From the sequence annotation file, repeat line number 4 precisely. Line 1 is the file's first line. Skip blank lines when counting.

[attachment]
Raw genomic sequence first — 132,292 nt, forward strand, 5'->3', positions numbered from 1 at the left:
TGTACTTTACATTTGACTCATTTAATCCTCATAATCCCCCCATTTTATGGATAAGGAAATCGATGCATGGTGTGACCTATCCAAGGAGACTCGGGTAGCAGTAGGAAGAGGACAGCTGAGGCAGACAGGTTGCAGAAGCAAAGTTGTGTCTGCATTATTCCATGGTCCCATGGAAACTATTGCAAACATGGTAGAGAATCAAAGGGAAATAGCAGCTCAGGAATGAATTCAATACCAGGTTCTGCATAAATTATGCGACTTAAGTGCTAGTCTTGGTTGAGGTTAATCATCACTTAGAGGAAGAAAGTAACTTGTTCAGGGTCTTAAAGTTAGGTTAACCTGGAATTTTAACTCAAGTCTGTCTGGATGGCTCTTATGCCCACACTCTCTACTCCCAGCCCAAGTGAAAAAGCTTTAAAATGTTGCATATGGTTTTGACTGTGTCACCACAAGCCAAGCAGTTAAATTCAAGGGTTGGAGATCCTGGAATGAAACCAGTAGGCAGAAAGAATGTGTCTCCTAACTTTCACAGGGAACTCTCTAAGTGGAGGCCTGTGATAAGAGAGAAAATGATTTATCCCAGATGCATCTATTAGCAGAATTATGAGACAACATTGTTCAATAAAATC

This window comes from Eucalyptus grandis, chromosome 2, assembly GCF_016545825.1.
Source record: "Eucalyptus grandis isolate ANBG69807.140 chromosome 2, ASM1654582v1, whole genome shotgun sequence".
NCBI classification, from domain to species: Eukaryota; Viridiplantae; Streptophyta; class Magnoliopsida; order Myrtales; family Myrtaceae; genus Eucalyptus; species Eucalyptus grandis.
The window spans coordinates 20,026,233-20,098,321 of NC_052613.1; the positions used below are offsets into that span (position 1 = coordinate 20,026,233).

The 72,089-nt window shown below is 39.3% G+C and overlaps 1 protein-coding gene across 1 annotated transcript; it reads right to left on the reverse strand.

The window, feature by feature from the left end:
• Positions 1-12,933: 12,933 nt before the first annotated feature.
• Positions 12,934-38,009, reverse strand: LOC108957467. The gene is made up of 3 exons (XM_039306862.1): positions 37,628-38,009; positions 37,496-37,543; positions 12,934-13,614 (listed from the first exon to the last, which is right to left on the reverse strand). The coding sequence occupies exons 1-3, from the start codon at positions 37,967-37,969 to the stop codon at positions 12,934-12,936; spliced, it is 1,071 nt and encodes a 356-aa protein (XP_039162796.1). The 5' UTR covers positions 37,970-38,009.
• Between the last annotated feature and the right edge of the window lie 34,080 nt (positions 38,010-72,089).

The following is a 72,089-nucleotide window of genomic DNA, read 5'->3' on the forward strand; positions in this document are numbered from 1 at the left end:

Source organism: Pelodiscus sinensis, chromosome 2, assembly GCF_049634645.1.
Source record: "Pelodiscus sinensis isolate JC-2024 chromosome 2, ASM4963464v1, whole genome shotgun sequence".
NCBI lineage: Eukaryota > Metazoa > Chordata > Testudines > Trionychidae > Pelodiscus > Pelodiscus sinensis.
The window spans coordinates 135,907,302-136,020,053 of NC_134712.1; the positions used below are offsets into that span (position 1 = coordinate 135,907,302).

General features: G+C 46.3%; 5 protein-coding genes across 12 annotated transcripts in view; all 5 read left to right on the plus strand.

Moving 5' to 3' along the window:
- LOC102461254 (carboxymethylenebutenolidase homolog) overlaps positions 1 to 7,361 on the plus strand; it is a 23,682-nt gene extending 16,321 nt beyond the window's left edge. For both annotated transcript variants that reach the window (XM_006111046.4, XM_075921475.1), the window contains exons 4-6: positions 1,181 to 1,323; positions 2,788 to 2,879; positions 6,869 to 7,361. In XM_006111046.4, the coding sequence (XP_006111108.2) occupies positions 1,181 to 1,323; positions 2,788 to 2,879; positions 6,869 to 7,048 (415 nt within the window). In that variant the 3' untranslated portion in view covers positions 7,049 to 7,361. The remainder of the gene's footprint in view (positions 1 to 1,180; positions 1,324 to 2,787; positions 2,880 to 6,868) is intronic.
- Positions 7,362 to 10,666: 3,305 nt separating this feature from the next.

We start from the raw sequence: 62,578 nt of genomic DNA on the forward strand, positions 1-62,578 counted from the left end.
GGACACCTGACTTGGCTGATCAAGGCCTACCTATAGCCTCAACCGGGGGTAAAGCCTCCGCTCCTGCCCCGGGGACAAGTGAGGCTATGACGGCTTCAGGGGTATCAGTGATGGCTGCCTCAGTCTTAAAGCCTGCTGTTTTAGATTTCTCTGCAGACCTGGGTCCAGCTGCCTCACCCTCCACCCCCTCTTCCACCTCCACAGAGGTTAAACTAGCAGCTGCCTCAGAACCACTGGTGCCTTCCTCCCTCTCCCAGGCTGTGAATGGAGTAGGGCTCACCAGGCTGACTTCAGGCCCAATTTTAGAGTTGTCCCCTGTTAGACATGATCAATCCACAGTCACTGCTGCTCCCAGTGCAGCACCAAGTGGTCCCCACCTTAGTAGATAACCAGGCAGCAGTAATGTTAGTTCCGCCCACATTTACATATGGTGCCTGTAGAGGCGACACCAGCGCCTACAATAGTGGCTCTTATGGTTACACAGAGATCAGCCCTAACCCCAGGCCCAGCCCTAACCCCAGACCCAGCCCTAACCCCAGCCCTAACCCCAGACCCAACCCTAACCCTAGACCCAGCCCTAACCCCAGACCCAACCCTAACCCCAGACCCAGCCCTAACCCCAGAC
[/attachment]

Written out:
Source record: "Eucalyptus grandis isolate ANBG69807.140 chromosome 2, ASM1654582v1, whole genome shotgun sequence".